Leonardo Maia Pugliese
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Holy Swift

Check Find Navigator Search History in Xcode

Check Find Navigator Search History in Xcode

Xcode tips and tricks!

Leonardo Maia Pugliese's photo
Leonardo Maia Pugliese
·Mar 2, 2022·

4 min read

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Hallo jongens en meisjes, Leo hier.

Today I'll show something that I discovered recently in Xcode. I always wondered that should be some type of "search history" on Xcode. Would be awesome to not have to guess what was my last search every time I need to remake older searches.

No more talking, let's go! But first... The painting!

The Painting

The Sermon of Piotr Skarga or Skarga's Sermon (Polish: Kazanie Skargi) is a large oil painting by Jan Matejko, finished in 1864, now in the National Museum, Warsaw in Poland. Jan Alojzy Matejko also known as Jan Mateyko born 1838 and died 1893. He was a Polish painter known for paintings of notable historical Polish political and military events.

It depicts a sermon on political matters by the Jesuit priest Piotr Skarga, a chief figure of the Counter-Reformation in Poland, where he rebukes the Polish elite for neglecting the national interest.

Religion, based on Latin religare ‘to bind’. I chose this painting because we will talk about searching, in our case is a historic String search and the painting is searching for God's guidance.

The Problem

I want to check all my previous searches in the Xcode Find Navigator.

Let's talk about the importance of shortcuts in a life of a developer, I may be biased because I'm a big fan of IDE shortcuts. I love how easy is to navigate throughout your code if you know some shortcuts.

One of the most used shortcuts for me is the Find and Replace in Workspace.

Screenshot 2022-03-01 at 08.04.02.png

It is really simple to use.

  1. First you need to highlight whatever thing that you want to search in your workspace. It can be a property, a type, a method, a protocol, etc. You can search for anything. For example, let's search for the friendsDataFrame from the previous post:

Screenshot 2022-03-01 at 08.06.35.png

  1. With the friendsDataFrame highlighted you can press command + option + shift + F.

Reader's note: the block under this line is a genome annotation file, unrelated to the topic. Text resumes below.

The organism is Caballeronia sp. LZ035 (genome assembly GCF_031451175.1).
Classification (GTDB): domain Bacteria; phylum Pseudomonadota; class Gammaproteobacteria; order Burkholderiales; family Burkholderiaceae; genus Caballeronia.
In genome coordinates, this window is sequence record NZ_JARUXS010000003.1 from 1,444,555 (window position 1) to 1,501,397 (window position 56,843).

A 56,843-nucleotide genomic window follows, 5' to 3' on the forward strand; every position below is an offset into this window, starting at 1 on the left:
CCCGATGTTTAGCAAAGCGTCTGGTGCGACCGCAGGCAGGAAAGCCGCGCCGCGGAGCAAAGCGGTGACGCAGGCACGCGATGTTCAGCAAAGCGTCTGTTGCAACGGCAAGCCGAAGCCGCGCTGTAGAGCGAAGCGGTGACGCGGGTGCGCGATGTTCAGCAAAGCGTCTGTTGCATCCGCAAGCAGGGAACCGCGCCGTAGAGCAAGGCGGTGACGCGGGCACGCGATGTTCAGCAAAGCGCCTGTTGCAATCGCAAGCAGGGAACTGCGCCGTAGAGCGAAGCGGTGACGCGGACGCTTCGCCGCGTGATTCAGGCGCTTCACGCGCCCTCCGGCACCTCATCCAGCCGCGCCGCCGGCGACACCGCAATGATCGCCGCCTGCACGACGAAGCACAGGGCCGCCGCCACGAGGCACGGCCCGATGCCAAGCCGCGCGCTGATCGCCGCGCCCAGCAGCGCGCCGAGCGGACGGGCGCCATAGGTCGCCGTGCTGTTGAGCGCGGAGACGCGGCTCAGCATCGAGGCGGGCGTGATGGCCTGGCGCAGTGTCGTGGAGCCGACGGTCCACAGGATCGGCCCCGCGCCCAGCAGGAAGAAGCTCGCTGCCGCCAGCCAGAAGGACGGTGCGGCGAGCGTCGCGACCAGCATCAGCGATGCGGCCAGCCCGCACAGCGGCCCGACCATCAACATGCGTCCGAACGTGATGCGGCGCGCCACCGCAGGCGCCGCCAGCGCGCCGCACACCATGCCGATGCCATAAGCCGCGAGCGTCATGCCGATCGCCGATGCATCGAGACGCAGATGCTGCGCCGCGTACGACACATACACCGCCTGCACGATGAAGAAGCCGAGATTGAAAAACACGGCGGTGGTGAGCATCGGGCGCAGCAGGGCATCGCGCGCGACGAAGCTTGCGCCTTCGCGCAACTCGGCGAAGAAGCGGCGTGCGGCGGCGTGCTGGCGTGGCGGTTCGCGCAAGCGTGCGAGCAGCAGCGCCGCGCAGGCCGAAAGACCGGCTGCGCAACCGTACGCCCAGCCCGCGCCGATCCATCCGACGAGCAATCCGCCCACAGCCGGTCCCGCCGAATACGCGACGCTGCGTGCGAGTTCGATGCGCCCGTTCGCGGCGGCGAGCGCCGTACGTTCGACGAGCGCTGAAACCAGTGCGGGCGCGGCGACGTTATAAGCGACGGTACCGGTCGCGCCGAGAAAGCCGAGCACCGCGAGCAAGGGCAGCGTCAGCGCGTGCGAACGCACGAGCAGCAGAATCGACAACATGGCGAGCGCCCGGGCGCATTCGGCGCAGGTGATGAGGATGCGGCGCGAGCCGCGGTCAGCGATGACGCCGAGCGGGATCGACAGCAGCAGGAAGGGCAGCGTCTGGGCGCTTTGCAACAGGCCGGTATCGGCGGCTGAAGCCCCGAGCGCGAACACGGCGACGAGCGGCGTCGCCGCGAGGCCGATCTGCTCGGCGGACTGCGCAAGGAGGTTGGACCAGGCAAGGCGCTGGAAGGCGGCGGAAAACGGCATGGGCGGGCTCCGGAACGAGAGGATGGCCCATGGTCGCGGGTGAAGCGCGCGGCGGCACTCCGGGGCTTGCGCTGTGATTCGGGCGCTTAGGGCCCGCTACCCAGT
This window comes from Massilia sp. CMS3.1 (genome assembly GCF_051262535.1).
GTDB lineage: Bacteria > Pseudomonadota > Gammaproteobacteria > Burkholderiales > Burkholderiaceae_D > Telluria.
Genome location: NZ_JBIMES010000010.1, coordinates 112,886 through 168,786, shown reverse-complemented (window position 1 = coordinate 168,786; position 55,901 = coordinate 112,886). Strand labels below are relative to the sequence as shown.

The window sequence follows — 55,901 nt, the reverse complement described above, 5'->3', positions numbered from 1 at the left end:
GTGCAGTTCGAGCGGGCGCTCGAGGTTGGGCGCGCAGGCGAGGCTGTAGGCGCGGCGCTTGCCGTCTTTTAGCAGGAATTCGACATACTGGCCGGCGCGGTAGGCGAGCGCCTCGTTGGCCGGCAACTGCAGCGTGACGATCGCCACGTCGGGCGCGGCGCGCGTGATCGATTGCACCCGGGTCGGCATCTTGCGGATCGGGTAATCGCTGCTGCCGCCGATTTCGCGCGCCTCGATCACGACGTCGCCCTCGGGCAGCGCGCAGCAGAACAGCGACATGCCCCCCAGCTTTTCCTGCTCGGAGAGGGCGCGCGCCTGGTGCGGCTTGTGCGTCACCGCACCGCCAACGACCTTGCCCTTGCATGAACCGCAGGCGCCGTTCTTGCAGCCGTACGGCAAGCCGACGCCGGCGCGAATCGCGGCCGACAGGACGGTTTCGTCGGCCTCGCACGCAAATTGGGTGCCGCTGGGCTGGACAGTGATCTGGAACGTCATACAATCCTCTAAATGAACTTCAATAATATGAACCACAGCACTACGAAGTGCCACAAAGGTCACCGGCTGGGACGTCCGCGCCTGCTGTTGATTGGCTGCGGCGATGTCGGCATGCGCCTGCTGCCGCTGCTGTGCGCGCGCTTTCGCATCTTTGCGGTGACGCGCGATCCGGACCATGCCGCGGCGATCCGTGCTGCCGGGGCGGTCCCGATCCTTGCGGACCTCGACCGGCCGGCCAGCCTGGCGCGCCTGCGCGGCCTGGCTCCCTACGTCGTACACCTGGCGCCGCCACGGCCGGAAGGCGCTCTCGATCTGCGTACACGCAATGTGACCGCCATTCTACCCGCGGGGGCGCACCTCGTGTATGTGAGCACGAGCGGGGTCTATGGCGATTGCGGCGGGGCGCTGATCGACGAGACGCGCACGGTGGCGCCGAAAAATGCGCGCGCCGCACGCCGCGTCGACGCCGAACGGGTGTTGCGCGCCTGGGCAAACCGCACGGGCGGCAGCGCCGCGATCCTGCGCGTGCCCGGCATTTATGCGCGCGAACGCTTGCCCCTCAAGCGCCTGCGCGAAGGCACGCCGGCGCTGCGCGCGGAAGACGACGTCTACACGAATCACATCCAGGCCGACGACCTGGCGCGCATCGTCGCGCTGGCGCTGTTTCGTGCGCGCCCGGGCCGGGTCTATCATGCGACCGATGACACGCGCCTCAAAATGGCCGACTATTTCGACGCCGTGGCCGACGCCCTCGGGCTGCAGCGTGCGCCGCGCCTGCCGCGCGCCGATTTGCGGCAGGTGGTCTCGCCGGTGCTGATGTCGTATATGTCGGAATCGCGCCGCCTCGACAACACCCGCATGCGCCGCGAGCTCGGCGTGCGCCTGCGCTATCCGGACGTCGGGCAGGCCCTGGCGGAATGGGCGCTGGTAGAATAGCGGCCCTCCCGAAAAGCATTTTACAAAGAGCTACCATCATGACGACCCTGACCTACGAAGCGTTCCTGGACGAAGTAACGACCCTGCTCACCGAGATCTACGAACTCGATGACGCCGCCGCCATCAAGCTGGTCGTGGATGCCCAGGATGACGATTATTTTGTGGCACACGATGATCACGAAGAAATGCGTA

In the Find Navigator I can see the results:

Screenshot 2022-03-01 at 08.19.10.png

It didn't find anything. But why? Because by default the shortcut I use always search for a Symbol Reference and that means, it's not something like a class, struct, enum, actor. It is a variable called friendsDataFrame, but it is also searched without the Reference Symbol filter that returns 14 matches. If you click that you will see:

Screenshot 2022-03-01 at 08.29.30.png

Now imagine that you are using the find navigator all day long. And you want to search again that you search a few seconds ago but you don't quite remember exactly how was the name exactly. I found that you just need to click on the magnifying glass on the left side and it shows your recent search history for you:

Screenshot 2022-03-01 at 08.35.53.png

I was so happy that I found this. I can't count the times I wanted to have the history and I just forgot what I've searched for minutes ago.

Extra Xcode tip - Function's Callees and Callers

Screenshot 2022-03-02 at 08.05.46.png

Imagine that you have any struct:

struct Human: Codable {
    let name: String

    func testName() -> String { name }

    func showNumber() -> Void {

And you want to see where its functions are called throughout the codebase.

To achieve that you can use the Related Items section. The shortcut to it is control+1 or for the mac heavy users ^+1. If you press that with the pointer inside the function it will show how many times that function is called and by who.

To use that you need to follow these steps:

  1. Highlighting the name property in the testName function:

Screenshot 2022-03-02 at 07.56.12.png

  1. Press control+1 ( or ^+1 ) to show the Related Items menu. Alternatively, you can click on the symbol to open the menu:

Screenshot 2022-03-02 at 07.59.56.png

Observe the callees and the callers of the testName function:

Screenshot 2022-03-02 at 08.07.12.png

Screenshot 2022-03-02 at 08.07.30.png

It is really interesting to see that even we are not explicitly calling a function, behind the scenes it is calling the getter function for the name property.

And that is it for today!


Today we went through two features of our beloved Xcode, the Find navigator search history and the Reference Menu, and how that can be useful for you in your day-to-day development.

That's all my people, I hope you liked it as I enjoyed writing this article. If you want to support this blog you can Buy Me a Coffee or just leave a comment saying hello. You can also sponsor posts and I'm open to writing freelancing! Just reach me in LinkedIn or Twitter for details.

Thanks for the reading and... That's all folks.

credits: image

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